For utility workers, a dog’s bite is always worse than its bark. Every day, utility employees across California need to enter yards and homes to provide gas and electric services to customers. This routine part of their job can be hazardous when dog owners leave pets loose.
May 19-25 is National Dog Bite Prevention Week, a public service campaign that emphasizes the need for increased pet owner responsibility in the prevention of dog bites. PG&E, Southern California Edison, Southern California Gas Co. and San Diego Gas & Electric remind customers to keep dogs secure when a utility worker is scheduled to visit a home or business.
According to the Centers for Disease Control and Prevention, dogs bite about 4.5 million people in the United States each year, with one in five dog bites resulting in injuries that require medical attention. Although children are the most common victims, dozens of utility employees in California are moderately to severely injured by dogs each year. Here are some tips to help prevent dog bites and provide a safe environment for both your pets and utility employees:
- Securely confine or relocate your dog during scheduled customer service visits and when it’s time for utility workers to read your meter.
- Contact your local utilities or check your monthly bills for the dates when utility workers are scheduled to conduct meter readings. On those days, leave gates unlocked and keep your dogs or other pets securely confined in another section of the property.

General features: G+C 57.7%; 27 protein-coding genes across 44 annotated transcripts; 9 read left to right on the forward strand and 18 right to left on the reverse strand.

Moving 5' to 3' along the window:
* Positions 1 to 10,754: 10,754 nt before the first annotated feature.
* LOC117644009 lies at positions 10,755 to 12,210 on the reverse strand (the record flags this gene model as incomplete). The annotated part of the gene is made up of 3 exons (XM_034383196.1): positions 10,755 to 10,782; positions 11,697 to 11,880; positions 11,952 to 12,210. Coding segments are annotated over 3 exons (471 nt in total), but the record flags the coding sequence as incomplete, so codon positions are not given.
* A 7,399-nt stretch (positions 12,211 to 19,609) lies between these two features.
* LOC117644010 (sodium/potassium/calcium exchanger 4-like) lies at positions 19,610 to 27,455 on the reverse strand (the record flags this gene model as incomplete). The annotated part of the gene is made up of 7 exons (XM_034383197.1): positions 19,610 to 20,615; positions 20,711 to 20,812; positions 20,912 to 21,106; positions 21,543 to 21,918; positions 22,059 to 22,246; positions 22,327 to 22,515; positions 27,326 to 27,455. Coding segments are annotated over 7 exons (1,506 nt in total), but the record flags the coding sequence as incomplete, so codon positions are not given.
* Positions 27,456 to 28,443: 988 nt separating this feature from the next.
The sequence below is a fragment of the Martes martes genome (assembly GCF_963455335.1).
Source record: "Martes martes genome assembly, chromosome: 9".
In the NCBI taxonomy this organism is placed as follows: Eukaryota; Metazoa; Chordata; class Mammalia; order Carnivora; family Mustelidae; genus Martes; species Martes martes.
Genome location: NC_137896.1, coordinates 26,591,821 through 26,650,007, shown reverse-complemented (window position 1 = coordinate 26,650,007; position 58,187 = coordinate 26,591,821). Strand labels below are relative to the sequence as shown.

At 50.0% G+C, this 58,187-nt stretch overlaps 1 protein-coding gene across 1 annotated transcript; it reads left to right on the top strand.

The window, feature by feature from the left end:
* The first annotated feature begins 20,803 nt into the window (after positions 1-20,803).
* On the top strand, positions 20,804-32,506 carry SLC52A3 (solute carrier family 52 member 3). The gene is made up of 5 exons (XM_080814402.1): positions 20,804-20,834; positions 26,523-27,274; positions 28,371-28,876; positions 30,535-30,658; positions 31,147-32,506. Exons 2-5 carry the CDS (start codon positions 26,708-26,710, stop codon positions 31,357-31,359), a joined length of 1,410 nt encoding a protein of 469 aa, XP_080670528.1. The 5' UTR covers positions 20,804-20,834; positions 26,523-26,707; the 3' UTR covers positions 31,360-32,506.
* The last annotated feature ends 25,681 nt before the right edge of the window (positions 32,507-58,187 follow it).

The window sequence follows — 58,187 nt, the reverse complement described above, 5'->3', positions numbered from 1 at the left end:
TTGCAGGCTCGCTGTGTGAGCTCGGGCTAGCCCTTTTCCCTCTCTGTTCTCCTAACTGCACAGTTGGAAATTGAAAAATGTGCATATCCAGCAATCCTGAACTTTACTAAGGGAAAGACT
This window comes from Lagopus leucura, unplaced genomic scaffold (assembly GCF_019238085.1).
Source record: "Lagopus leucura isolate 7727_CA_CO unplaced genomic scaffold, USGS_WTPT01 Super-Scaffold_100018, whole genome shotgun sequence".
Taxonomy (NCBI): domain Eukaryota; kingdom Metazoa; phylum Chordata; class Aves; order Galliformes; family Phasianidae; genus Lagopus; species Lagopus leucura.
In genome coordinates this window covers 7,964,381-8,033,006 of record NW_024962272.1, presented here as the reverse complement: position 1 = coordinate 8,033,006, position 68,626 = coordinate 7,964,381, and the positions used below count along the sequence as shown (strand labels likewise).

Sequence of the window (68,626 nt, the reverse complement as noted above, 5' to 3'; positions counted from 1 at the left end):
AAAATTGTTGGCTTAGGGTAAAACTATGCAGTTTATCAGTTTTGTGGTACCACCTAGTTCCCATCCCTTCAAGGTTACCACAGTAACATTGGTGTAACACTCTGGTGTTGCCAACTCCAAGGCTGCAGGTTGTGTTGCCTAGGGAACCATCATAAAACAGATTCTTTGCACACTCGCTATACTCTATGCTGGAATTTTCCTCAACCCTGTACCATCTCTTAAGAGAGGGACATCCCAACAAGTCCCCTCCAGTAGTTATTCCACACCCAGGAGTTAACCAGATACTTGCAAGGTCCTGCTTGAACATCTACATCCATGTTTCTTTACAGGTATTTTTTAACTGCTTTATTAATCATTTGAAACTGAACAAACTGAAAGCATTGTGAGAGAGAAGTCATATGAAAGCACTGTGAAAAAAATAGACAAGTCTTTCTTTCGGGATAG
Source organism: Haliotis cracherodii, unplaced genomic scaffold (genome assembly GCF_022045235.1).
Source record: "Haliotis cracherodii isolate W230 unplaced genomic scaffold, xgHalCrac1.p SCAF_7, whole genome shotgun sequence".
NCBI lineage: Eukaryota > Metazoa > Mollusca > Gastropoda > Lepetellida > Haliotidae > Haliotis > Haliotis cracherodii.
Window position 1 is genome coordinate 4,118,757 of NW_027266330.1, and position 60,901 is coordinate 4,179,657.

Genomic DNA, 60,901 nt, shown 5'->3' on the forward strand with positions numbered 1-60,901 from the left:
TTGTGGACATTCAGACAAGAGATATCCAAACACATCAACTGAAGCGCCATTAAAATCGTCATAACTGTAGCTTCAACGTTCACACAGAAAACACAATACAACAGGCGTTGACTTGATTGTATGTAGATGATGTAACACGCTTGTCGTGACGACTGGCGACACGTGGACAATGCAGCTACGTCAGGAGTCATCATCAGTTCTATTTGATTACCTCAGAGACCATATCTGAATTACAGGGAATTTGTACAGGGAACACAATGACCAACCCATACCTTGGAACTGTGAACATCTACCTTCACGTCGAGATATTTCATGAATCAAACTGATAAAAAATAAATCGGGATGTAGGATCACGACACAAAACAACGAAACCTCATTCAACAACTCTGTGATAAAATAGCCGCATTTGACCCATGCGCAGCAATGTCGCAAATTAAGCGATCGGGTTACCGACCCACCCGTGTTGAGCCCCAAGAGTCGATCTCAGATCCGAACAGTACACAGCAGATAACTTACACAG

- Dogs may become more protective in the presence of their owners. Dog owners or guardians should make sure their dog is securely confined where it cannot come into contact with the utility worker or they should restrain their dog when utility workers are in their presence.
- If the utility worker is outside, keep your dog securely confined inside. If the worker is inside, keep your dog securely confined outside.
- Post a Beware of Dog sign on your fence or house to avoid any surprises.
- Leave a note on your meter explaining that you have a dog and how and where it is confined.
- Be sure all vaccinations and inoculations for rabies and parasites are up to date.
- Train your dog to obey simple commands like “sit,” “stay,” “no” and “come.” Obedience training can teach dogs proper behavior and help owners control their dogs in any situation.
- Collar your dog, so you have the means to quickly restrain your dog in any emergency.
- If you get a new dog, contact your local utilities to let them know.